HONOLULU (AP) — If the Supreme Court overturns the precedent that established the nation’s abortion rights in the United States, women from remote U.S. regions like Guam and the Northern Mariana Islands may have to travel farther than other Americans to terminate their pregnancies.
Hawaii is the closest U.S. state where abortion is legal under local laws. Even so, Honolulu is 3,800 miles (6,100 kilometers) from Los Angeles—about 50 percent more than Boston is from Los Angeles.
“For many people who are seeking abortion care, it’s not as good as being on the moon,” said Vanessa L Williams, an attorney active with People’s Choice Guam.
In Guam, a small Catholic island of about 170,000 people, abortion is already difficult in southern Japan.
The last doctor who performed a surgical abortion there retired in 2018.Two Guam-licensed physicians living in Hawaii pass virtual and mail them medical abortion pills. But this alternative is only available until 11 weeks gestation.
Now, even this limited telehealth option risks disappearing.
Recently leaked draft opinion suggests Supreme Court may overturn Landmark Roe v. Wade verdict And allow individual countries to ban abortion. Abortion rights advocates say about half of them are likely to do so.Oklahoma’s governor signed a measure Wednesday, taking the lead All abortions are banned, with a few exceptions.
All three U.S. territories in the Pacific — Guam, the Northern Mariana Islands and American Samoa — are also likely to adopt a ban, according to a 2019 report from the Center for Reproductive Rights. No one has legal protections for abortion, and they can reinstate the old abortion ban or enact a new one, the report said.
Traveling to the nearest state that allows abortion—Hawaii or the U.S. West Coast—is daunting for many women.
A direct flight from Guam to Honolulu takes nearly eight hours. Only one commercial airline operates this route. A recent online search showed the cheapest round-trip airfare in late May was $1,500.
Many Guam residents need vacation time, hotel rooms and rental cars to get abortions, adding even more costs, Williams said.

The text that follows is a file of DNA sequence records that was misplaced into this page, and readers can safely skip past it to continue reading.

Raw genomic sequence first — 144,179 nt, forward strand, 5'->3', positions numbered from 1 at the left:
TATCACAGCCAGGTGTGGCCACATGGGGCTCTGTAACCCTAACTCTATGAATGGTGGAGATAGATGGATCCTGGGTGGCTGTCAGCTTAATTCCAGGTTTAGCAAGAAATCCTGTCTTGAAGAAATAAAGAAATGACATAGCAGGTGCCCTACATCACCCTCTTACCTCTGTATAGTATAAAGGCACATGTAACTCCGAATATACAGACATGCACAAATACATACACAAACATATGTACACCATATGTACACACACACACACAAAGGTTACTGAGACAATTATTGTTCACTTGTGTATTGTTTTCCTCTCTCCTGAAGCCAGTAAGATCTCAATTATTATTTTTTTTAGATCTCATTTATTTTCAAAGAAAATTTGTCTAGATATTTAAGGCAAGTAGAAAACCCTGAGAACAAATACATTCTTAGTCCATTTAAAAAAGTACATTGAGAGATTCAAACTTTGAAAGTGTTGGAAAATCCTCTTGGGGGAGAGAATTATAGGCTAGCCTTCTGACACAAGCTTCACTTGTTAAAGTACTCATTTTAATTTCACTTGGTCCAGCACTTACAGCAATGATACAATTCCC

Hawaii legalized abortion in 1970, three years before Roy. States today allow abortion until the fetus can survive outside the womb. After that, it is legal if the patient’s life or health is at risk.
It would be quicker to fly to Asian countries that allow abortions, but several reproductive rights advocates in Guam said they had not heard of anyone doing so. First, it needs a passport, which many people don’t have, says Kiana Yabut of Famalao’an Rights.
Without Roy, Guam could revert to its 1990 abortion ban. The U.S. Court of Appeals for the Ninth Circuit ruled the law unconstitutional in 1992, but it was never repealed.
Guam Deputy Attorney General James Cantor agreed this month, challenged by Guam senators, that existing abortion laws in individual states and territories would “become local law” if Roy was overturned.
But the 9th Circuit’s permanent ban on the 1990 law means Guam’s attorney general will have to ask the local U.S. District Court to lift the ban to begin enforcing it, said Alexa Kolbi-Molinas, deputy director of the ACLU’s Reproductive Freedom Program.
The 32-year-old statute makes it a felony for a doctor to perform the procedure unless it is to save the woman’s life or prevent a serious danger to her health, certified by two independent doctors, or to end an ectopic pregnancy, which is dangerous in the An abnormal pregnancy that occurs outside the womb.
This makes it a misdemeanor for a woman to have an abortion or for anyone to request or advise her to do so.
The ban was unanimously approved by the 21-member unicameral legislature after then-Archbishop Anthony Apuron Threatened to fire any Catholic senator who voted against in TV interview. All but one senator are Catholic, but most of the senators said they were unaware of the threat.
The Guam legislature has been considering additional measures to restrict abortion.This month, it held hearings on a modelled bill New Texas law Once cardiac activity is detected, abortion is usually banned around six weeks. Texas law, Withstood legal challenges so farleaving enforcement to ordinary citizens through litigation rather than criminal prosecution.
Peter Srgo, a Guam attorney who drafted the measure, said enacting the measure would eliminate speculation about whether Guam would ban abortion if Roe was overturned.
“So you choose. What do you want? Because for me, no matter what, I won. No matter what, the people won. Either way, the anti-abortion movement is going to have a major victory anyway,” he said. .
Abortion in Guam may become less accessible, said Mona McManus, executive director of the Guam Safe Harbor Pregnancy Center, prompting a group of nonprofits to unite to increase support for pregnant women in need.
Her organization opposes abortion, offering free pregnancy tests, prenatal and parenting classes, and information on adoption and abortion. It recently formed an “integrated services group” with other nonprofits that can help secure housing, foster care for teenage mothers, adoption and other services.
Jayne Flores, director of Guam’s government agency Women’s Affairs, believes that if Roy is overthrown, residents could still get medical abortions from off-island. But she wondered if the legislature would also ban it.
“When did you start checking people’s mail?” she said.
In the Atlantic, lawmakers within the United States Puerto Rico is considering legislation This would ban abortions from 22 weeks, or when doctors determine the fetus is viable, with the only exception that the woman’s life is at risk. This is roughly in line with most U.S. state law, though more restrictive than the current status of Puerto Rico, which has no term limits.